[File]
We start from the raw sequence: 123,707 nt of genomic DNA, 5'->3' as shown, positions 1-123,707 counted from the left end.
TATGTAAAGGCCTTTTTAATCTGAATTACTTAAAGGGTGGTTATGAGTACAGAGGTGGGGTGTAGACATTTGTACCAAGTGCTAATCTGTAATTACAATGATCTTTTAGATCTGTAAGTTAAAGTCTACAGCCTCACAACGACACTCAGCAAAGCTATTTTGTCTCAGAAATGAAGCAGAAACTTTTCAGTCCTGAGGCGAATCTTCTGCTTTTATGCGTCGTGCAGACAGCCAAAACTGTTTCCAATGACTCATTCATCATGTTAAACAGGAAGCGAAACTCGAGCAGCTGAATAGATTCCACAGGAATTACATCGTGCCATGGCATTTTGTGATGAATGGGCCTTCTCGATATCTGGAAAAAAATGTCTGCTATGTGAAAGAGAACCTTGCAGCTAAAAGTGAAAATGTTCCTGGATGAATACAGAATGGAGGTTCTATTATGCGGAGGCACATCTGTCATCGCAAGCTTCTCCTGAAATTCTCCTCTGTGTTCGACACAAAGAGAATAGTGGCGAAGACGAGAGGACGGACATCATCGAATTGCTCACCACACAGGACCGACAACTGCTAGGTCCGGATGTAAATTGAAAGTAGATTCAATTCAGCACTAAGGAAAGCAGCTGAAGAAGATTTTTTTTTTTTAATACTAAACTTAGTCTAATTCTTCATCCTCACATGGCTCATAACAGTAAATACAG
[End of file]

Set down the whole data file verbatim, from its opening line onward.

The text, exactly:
We start from the raw sequence: 123,707 nt of genomic DNA, 5'->3' as shown, positions 1-123,707 counted from the left end.
TATGTAAAGGCCTTTTTAATCTGAATTACTTAAAGGGTGGTTATGAGTACAGAGGTGGGGTGTAGACATTTGTACCAAGTGCTAATCTGTAATTACAATGATCTTTTAGATCTGTAAGTTAAAGTCTACAGCCTCACAACGACACTCAGCAAAGCTATTTTGTCTCAGAAATGAAGCAGAAACTTTTCAGTCCTGAGGCGAATCTTCTGCTTTTATGCGTCGTGCAGACAGCCAAAACTGTTTCCAATGACTCATTCATCATGTTAAACAGGAAGCGAAACTCGAGCAGCTGAATAGATTCCACAGGAATTACATCGTGCCATGGCATTTTGTGATGAATGGGCCTTCTCGATATCTGGAAAAAAATGTCTGCTATGTGAAAGAGAACCTTGCAGCTAAAAGTGAAAATGTTCCTGGATGAATACAGAATGGAGGTTCTATTATGCGGAGGCACATCTGTCATCGCAAGCTTCTCCTGAAATTCTCCTCTGTGTTCGACACAAAGAGAATAGTGGCGAAGACGAGAGGACGGACATCATCGAATTGCTCACCACACAGGACCGACAACTGCTAGGTCCGGATGTAAATTGAAAGTAGATTCAATTCAGCACTAAGGAAAGCAGCTGAAGAAGATTTTTTTTTTTTAATACTAAACTTAGTCTAATTCTTCATCCTCACATGGCTCATAACAGTAAATACAG